The couple arrived at the hospital just before midnight on Thursday and, after several hours of testing, Dr. Nolte’s fears were confirmed: her husband had a pulmonary embolism, a condition where a blood clot that typically forms in the leg, travels through the heart and lodges itself in the arteries to the lung thus impeding blood flow. 

He was immediately placed on blood thinners, but that wasn’t enough. 

“The pulmonologist told me that his case was quite severe,” said Dr. Nolte, “The blood clot was so big that it was blocking most of the blood vessels on the right side of his chest and some on the left side. Due to the clot’s size, his heart was having difficulty pumping.”

That’s when they learned about a new procedure at St. Francis that could save Joe’s life.   

“It’s called EKOS, and it’s a minimally invasive procedure where we thread catheters from the leg or arm up into the pulmonary arteries directly into the clot,” explained Kiran Reddy, MD, an interventional cardiologist at Catholic Health Services’ St. Francis Hospital, The Heart Center®.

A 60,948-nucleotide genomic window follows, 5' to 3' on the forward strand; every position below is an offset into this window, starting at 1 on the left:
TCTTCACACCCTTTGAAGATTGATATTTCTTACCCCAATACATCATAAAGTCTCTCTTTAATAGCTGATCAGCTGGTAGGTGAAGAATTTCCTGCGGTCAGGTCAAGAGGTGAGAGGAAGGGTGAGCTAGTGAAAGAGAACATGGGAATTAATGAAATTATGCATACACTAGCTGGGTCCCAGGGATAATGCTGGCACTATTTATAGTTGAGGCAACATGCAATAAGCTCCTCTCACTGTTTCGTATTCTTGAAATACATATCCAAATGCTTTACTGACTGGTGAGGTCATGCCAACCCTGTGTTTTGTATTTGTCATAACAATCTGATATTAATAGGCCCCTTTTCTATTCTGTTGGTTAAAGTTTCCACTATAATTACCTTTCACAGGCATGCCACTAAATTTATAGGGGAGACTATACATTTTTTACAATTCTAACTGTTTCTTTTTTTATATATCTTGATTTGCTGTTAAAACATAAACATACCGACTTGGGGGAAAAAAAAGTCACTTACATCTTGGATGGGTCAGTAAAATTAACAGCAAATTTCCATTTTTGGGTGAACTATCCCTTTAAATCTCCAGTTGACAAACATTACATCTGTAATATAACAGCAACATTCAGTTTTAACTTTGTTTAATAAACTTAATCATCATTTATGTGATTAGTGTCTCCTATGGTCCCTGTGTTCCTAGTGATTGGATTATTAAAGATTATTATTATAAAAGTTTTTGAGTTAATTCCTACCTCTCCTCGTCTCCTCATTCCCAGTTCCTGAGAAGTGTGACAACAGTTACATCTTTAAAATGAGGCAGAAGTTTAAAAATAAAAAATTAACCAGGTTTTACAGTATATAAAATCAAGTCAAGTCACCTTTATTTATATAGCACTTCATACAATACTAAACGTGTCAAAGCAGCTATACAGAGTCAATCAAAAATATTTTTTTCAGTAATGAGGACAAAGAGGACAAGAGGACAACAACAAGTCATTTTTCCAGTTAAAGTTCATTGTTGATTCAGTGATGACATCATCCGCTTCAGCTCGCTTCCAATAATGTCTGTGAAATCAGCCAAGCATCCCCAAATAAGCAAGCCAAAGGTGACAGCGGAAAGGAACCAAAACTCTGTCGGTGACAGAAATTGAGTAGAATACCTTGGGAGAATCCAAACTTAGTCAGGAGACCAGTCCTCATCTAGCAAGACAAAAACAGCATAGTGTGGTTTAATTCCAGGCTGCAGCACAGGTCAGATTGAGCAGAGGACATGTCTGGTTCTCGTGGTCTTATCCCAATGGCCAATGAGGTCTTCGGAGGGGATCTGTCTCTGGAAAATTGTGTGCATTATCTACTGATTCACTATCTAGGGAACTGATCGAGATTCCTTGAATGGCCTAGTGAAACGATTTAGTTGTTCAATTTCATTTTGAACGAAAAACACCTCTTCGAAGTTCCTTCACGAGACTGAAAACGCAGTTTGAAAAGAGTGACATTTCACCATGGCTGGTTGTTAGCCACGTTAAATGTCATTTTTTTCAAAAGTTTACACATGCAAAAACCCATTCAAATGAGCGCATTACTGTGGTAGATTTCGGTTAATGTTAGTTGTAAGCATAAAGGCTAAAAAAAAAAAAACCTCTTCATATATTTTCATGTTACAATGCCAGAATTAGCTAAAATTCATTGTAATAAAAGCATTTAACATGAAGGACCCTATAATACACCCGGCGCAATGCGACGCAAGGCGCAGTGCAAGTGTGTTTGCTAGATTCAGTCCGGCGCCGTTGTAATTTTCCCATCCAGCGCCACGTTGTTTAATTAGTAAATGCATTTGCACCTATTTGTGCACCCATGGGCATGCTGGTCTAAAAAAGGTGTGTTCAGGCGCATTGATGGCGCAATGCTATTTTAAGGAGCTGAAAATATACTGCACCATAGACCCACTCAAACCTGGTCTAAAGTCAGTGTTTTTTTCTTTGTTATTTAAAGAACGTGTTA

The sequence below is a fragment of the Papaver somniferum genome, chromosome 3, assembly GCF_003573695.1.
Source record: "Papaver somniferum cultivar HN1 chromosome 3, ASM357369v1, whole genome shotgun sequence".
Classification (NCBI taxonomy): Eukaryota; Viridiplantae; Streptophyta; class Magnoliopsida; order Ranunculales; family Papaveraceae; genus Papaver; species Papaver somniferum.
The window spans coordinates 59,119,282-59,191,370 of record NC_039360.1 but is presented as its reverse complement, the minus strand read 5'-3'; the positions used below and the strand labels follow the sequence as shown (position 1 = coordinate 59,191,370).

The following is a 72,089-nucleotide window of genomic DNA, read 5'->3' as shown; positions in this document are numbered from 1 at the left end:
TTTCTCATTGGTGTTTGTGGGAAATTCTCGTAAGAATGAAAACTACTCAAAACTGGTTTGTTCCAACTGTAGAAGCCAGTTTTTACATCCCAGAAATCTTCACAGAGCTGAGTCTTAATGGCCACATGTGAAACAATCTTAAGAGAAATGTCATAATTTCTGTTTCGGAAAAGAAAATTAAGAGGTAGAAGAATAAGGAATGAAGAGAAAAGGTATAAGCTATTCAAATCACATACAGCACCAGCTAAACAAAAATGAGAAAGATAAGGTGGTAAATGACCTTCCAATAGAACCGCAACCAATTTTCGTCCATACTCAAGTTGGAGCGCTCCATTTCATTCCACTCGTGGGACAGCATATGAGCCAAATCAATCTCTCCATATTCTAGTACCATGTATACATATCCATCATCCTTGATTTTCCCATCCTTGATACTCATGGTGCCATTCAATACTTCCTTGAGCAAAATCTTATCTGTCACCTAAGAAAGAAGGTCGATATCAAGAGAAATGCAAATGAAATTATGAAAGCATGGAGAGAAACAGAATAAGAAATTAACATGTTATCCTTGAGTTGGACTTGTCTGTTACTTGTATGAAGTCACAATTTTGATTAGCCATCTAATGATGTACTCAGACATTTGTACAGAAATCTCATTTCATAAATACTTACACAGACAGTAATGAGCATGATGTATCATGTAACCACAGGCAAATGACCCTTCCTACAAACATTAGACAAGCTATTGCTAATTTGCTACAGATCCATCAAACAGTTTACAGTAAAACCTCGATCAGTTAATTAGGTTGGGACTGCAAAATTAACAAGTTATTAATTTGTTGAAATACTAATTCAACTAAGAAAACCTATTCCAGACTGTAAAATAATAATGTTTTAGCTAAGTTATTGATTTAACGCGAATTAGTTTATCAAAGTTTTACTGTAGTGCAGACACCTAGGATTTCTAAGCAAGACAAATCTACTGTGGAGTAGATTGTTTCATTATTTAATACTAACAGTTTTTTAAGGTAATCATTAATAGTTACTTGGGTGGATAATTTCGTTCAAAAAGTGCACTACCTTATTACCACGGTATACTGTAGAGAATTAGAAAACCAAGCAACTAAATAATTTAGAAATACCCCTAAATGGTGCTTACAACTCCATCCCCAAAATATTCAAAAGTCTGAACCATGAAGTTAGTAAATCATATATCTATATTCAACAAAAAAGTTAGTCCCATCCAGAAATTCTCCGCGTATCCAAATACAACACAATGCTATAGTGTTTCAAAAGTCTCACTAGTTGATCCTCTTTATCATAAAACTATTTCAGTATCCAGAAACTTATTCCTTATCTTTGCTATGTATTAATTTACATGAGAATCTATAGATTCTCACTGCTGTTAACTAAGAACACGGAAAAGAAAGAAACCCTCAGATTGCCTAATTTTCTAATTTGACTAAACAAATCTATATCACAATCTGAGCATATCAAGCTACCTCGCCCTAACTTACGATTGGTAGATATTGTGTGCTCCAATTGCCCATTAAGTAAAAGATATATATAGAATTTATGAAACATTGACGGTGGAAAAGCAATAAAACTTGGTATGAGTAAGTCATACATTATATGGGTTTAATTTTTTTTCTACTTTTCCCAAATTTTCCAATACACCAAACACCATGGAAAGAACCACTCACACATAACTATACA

Pulmonary embolisms are traditionally treated using medication such as heparin or an oral blood thinner. The alternative for more severe embolisms, such as the one Joe was experiencing, is thrombolytic medicines, powerful clot busters which work well, but can cause very severe bleeding and, in a small percentage of cases, can lead to other significant issues such as stroke and possible death. 

“EKOS emanates ultrasound waves to open up the clot and allow the powerful clot-busting medicine to enter directly into the clot in the lungs,” said Dr. Reddy. “With the clot opening up and putting the catheter directly into the clot, we’re actually able to use a much lower dose of medicine, which significantly reduces the risk of bleeding.” 

The only issue? The procedure was so new it had never been done before at St. Francis. 

“Joe was really excited, and we couldn’t have asked for a better first patient,” said Dr. Reddy. “He understood the condition he was in, and at the same, he thought this might make him famous and he’d be on TV,” Dr. Reddy chuckled.